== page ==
Not all technologies involved in the challenge of climate change are as evident as eliminating fossil fuels or redesigning our transport systems, topics that we have discussed quite commonly on this page. The architecture, design and construction of buildings is another environment in which, according to data from the European Union, is involved around 40% of the energy consumed and 36% of carbon dioxide emissions.
35% of buildings in Europe are more than fifty years old and about 75% are inefficient from the energy point of view, with a very low renewal rate of between 0.4% and 1.2%, which means that it is perfectly possible that, in terms of individual and institutional investment, the adaptation of our homes and buildings through their isolation and appropriate modifications to turn them into energy efficient end up with a bill significantly higher than that related to transport. Posing the isolation of my house or carrying out works to improve its power generation capacity can, according to the level at which I set it, have a higher cost than the acquisition of a new vehicle, and have a later impact also more elevated in terms of savings.
The new construction project and construction is also trying to accommodate these demands. In Oslo, a consortium of architects, engineers, designers and experts in the environment develop technologies to turn buildings not only into energy efficient, but even, going beyond, into energetically positive, into net energy producers able to partially supply their environment. The idea is not only to be able to eliminate the carbon footprint of buildings, but even to pose them as a solution that helps alleviate the problem of climate change. With projects both new construction and rehabilitation of buildings, this consortium works to design the construction in such a way that it can accommodate large extensions of solar panels, accumulator batteries, etc. to the point of converting them into mini-power plants with a positive contribution of energy. The building of the illustration, Brattørkaia , is an eight-story office building capable of generating 485,000 kWh annually, of which the vast majority is returned to the grid (the average energy consumption of a home in cold Norway is in the 20,000 kWh, compared to about 9,922 kWh in Spain or 10,399 kWh in the United States ), generating significant savings and a reduction in generation needs.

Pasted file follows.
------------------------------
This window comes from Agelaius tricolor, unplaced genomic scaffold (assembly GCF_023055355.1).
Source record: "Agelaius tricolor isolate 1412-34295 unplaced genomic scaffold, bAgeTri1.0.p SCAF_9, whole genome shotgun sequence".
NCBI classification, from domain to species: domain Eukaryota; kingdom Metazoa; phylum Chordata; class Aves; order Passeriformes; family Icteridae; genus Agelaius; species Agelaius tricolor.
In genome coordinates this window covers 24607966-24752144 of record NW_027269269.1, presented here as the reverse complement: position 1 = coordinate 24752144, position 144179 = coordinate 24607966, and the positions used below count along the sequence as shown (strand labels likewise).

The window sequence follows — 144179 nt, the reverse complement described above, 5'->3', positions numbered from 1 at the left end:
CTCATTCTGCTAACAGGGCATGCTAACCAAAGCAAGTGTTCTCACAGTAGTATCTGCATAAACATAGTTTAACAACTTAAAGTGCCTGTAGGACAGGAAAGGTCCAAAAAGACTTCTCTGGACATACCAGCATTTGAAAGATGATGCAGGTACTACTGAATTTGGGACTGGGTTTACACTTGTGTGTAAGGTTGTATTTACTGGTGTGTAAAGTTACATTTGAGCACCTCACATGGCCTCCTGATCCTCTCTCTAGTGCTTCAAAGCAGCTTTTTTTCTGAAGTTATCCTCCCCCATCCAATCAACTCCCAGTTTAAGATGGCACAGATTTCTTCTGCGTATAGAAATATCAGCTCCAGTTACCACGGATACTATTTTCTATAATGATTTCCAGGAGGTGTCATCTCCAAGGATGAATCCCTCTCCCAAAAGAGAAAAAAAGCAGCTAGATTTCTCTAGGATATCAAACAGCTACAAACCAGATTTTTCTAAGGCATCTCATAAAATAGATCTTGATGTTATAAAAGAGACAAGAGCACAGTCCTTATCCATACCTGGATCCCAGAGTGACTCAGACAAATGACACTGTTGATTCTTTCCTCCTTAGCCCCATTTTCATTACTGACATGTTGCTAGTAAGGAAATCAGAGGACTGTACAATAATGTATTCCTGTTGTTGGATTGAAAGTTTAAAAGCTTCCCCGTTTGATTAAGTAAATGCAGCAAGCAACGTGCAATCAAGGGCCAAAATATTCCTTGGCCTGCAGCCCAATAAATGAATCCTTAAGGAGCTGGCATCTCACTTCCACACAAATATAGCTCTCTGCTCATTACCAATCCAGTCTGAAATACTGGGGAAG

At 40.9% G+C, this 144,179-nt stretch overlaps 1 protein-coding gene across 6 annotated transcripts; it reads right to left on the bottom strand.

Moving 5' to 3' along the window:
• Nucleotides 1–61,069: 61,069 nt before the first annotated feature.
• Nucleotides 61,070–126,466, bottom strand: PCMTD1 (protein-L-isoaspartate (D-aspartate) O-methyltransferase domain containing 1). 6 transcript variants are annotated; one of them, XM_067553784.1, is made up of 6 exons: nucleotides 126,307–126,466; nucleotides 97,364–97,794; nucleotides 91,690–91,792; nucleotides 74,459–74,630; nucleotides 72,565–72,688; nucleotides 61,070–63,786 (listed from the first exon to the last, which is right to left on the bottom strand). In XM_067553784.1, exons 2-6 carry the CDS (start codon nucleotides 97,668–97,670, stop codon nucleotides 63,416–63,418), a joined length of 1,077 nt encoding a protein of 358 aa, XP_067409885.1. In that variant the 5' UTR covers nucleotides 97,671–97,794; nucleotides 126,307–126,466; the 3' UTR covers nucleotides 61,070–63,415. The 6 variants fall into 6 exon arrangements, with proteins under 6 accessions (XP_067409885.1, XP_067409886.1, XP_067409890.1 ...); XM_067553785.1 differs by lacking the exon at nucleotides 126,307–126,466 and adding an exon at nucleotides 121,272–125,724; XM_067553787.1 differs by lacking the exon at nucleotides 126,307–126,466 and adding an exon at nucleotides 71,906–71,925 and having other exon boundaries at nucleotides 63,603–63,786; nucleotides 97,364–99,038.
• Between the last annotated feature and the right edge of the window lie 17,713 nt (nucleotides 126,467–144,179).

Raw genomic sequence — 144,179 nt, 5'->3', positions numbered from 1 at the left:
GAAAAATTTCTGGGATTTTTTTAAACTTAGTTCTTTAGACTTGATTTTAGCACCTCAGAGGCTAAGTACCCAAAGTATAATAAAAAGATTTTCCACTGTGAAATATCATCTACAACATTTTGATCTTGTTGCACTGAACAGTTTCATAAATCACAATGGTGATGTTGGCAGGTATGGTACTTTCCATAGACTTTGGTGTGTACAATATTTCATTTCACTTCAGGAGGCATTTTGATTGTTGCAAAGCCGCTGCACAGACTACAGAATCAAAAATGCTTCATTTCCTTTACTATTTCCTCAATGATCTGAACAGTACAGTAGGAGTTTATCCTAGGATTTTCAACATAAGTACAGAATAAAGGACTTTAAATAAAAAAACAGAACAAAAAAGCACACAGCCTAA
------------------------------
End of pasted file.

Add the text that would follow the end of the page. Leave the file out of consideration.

The definition of the energy status of a building does not include the materials used in its construction, an element that also requires changes. The increasing use of recycled and manufactured materials in an environmentally friendly manner is, therefore, another important area, even more so considering that cement manufacturing itself contributes to 8% of carbon dioxide emissions, another variable that is essential to optimize for the fulfillment of the objectives. To the attempts of reduction in the use of cement in the construction in benefit of other materials more respectful and efficient, join changes in the technology of obtaining the cement itself and concrete, the most abundant human manufacturing material on earth, including innovation in materials that allow a progressive decarbonization of processes to obtain new types of cements of more efficient manufacturing.
In terms of compliance with the Paris agreements, architecture, construction and the cement industry undoubtedly have a very strong need for technological changes in their agenda.
This post was previously published on www.enriquedans.com and is republished here with permission from the author.
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